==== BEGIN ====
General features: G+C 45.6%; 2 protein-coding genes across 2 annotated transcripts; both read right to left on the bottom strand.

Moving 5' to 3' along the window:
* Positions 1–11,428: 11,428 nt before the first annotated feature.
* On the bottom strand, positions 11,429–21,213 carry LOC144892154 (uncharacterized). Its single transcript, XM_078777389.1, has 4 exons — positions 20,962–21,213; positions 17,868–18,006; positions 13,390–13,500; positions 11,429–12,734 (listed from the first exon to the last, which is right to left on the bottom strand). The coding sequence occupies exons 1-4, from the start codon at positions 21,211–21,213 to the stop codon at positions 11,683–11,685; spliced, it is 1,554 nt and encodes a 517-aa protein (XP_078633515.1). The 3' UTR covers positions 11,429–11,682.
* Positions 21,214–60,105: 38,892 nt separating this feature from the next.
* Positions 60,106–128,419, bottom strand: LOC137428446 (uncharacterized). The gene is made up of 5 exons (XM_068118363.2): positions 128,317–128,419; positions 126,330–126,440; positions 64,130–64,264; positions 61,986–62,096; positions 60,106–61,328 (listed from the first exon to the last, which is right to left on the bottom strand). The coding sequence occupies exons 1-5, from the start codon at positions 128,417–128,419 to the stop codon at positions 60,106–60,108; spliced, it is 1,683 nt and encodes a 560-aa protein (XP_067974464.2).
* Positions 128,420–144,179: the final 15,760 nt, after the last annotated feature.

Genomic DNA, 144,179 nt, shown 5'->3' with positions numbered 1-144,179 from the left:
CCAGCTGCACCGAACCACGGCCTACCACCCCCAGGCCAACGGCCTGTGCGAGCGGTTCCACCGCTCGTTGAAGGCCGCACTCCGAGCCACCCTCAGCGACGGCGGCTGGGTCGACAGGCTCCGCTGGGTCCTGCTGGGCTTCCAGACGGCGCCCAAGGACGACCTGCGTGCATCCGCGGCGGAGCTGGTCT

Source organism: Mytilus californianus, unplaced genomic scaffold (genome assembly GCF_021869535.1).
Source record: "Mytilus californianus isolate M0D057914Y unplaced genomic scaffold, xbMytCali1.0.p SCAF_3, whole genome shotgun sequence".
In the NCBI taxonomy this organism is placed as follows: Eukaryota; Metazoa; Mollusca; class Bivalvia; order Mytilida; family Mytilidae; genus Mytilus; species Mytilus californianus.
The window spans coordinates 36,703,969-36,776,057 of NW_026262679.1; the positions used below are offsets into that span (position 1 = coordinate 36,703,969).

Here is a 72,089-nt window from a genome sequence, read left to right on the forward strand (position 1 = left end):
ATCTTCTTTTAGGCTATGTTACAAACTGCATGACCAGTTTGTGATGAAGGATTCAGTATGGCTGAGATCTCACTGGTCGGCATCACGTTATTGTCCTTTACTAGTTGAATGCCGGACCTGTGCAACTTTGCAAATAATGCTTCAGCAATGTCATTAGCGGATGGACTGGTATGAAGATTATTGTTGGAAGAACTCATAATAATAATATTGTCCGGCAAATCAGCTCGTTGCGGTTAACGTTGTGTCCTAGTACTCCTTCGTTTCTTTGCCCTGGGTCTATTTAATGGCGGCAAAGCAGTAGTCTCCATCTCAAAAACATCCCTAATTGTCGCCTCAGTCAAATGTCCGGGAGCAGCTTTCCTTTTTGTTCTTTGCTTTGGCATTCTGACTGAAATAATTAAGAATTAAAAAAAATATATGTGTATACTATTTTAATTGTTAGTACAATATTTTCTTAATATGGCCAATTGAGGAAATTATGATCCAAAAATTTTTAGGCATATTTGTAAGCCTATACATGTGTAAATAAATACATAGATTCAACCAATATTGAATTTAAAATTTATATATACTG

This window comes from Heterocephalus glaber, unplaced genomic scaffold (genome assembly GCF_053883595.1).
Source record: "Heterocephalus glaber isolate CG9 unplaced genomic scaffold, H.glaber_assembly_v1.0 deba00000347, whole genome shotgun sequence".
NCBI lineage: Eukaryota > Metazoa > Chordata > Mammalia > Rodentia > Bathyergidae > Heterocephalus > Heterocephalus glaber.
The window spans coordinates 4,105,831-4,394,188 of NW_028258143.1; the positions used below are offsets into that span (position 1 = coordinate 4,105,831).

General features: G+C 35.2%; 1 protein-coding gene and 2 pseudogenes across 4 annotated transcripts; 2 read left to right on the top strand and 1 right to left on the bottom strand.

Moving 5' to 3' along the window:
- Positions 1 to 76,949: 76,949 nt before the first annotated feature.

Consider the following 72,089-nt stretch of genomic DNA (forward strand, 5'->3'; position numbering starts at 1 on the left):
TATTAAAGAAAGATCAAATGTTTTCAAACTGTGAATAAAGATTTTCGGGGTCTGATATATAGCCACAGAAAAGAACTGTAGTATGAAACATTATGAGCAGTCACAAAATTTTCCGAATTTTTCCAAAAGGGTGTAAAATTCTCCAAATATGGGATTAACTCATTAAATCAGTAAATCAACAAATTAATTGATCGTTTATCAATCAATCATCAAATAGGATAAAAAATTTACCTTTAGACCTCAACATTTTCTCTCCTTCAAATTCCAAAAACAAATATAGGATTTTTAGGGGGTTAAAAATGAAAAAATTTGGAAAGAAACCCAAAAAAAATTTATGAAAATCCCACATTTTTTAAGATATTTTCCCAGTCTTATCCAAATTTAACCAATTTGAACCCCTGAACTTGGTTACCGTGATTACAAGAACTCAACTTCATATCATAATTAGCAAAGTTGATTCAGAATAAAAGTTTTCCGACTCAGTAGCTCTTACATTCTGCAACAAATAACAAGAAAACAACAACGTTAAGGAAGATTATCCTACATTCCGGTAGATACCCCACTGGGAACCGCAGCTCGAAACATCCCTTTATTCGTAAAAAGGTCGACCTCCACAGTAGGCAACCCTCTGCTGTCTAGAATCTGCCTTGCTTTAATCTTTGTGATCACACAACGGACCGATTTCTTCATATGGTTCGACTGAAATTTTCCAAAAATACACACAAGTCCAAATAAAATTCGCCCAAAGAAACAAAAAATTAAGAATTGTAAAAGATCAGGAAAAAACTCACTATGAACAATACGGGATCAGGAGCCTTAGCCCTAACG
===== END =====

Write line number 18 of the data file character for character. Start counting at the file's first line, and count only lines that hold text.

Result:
NCBI lineage: Eukaryota > Metazoa > Chordata > Mammalia > Rodentia > Bathyergidae > Heterocephalus > Heterocephalus glaber.